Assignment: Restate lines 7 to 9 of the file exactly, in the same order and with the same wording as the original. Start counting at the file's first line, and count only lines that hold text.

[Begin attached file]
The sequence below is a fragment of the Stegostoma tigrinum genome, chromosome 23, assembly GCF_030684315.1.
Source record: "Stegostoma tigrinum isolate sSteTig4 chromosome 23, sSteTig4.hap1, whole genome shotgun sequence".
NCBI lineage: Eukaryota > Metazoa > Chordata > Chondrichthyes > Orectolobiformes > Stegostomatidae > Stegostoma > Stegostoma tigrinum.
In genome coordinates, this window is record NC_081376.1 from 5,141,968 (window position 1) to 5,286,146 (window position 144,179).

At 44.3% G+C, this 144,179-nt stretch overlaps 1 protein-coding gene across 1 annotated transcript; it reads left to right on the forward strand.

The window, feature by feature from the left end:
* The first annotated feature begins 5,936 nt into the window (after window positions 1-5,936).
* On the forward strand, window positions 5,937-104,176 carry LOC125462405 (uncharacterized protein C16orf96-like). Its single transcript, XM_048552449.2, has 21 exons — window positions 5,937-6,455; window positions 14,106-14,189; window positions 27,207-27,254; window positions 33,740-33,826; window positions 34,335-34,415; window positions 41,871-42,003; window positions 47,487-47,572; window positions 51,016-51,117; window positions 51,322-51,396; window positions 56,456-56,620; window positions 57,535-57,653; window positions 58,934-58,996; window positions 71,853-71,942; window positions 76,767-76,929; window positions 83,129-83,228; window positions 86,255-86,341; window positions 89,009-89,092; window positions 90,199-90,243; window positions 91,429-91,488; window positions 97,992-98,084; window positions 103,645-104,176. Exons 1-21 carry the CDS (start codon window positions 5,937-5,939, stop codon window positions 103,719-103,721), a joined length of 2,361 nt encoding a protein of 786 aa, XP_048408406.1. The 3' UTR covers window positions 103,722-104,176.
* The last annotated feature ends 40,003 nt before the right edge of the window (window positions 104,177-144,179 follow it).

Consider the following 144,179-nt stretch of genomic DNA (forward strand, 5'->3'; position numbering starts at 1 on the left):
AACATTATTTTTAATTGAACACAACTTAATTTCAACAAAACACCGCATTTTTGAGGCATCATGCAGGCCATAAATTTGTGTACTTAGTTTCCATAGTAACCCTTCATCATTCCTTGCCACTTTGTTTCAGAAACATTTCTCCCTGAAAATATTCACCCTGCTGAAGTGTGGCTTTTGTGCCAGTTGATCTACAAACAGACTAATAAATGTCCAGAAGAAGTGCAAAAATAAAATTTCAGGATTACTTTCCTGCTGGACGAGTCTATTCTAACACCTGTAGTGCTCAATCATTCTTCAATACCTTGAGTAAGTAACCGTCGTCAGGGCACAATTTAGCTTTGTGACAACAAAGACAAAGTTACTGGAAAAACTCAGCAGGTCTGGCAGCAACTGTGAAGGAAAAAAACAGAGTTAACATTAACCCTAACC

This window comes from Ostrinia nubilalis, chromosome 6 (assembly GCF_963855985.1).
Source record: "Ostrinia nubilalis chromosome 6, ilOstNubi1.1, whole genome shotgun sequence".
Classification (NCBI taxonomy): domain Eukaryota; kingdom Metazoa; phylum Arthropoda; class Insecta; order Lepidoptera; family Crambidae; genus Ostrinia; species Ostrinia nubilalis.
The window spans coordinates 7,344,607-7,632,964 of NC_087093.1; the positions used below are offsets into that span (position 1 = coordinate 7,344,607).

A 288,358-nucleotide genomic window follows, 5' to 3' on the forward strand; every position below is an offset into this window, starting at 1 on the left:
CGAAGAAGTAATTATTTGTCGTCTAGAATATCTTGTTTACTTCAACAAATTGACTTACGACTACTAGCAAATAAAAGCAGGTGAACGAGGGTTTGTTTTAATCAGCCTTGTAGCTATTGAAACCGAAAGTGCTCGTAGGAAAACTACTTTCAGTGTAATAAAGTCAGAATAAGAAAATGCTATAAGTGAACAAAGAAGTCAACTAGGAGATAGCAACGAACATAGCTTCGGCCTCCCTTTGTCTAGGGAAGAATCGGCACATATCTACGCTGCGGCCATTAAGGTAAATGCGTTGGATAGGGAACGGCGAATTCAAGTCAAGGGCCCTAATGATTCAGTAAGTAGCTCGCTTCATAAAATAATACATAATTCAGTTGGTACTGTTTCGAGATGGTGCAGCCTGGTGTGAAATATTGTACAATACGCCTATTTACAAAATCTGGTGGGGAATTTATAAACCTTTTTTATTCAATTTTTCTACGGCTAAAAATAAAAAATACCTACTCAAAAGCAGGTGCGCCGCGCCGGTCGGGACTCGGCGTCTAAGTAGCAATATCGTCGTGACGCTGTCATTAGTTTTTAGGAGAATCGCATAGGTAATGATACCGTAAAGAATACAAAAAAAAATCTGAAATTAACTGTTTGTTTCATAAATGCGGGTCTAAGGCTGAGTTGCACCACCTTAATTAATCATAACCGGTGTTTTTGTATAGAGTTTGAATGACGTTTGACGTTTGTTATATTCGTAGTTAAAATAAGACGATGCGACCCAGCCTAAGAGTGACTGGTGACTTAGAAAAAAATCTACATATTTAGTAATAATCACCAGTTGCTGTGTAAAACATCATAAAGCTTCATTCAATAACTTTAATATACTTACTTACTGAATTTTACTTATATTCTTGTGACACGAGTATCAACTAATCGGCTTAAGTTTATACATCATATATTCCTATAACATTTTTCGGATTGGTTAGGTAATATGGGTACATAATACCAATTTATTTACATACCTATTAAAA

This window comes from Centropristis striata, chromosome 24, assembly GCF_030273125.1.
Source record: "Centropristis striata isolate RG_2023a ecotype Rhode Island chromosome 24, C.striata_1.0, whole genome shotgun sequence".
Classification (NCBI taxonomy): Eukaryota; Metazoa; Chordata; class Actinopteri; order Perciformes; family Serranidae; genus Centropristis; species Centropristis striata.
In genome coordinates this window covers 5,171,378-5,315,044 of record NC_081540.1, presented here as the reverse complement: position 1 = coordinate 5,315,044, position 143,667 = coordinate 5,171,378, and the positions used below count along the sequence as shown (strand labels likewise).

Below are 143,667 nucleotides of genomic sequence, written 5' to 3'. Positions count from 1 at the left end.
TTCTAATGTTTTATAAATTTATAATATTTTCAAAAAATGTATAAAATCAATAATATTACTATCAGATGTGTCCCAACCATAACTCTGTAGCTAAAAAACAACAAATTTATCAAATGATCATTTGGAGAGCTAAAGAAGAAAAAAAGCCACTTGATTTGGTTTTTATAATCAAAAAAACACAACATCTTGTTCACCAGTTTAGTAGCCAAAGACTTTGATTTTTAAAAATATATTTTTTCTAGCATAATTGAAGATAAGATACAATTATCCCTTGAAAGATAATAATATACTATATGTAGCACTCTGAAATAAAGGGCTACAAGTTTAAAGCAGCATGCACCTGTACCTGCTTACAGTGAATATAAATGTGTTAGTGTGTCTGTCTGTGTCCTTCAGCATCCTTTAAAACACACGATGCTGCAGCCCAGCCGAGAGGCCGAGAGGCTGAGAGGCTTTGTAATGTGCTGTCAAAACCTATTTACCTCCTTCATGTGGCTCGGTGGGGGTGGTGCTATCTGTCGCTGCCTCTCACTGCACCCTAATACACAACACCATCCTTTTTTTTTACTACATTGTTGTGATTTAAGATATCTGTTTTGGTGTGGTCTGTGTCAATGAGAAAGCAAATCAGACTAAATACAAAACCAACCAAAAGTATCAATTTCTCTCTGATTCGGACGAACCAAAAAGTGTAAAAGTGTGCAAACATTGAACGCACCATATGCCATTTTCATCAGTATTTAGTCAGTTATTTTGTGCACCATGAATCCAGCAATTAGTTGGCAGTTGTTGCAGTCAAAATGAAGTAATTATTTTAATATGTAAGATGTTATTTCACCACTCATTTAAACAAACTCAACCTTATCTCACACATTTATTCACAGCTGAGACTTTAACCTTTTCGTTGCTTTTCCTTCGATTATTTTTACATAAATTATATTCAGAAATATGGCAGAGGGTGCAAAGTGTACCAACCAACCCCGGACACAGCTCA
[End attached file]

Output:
* The first annotated feature begins 5,936 nt into the window (after window positions 1-5,936).
* On the forward strand, window positions 5,937-104,176 carry LOC125462405 (uncharacterized protein C16orf96-like). Its single transcript, XM_048552449.2, has 21 exons — window positions 5,937-6,455; window positions 14,106-14,189; window positions 27,207-27,254; window positions 33,740-33,826; window positions 34,335-34,415; window positions 41,871-42,003; window positions 47,487-47,572; window positions 51,016-51,117; window positions 51,322-51,396; window positions 56,456-56,620; window positions 57,535-57,653; window positions 58,934-58,996; window positions 71,853-71,942; window positions 76,767-76,929; window positions 83,129-83,228; window positions 86,255-86,341; window positions 89,009-89,092; window positions 90,199-90,243; window positions 91,429-91,488; window positions 97,992-98,084; window positions 103,645-104,176. Exons 1-21 carry the CDS (start codon window positions 5,937-5,939, stop codon window positions 103,719-103,721), a joined length of 2,361 nt encoding a protein of 786 aa, XP_048408406.1. The 3' UTR covers window positions 103,722-104,176.
* The last annotated feature ends 40,003 nt before the right edge of the window (window positions 104,177-144,179 follow it).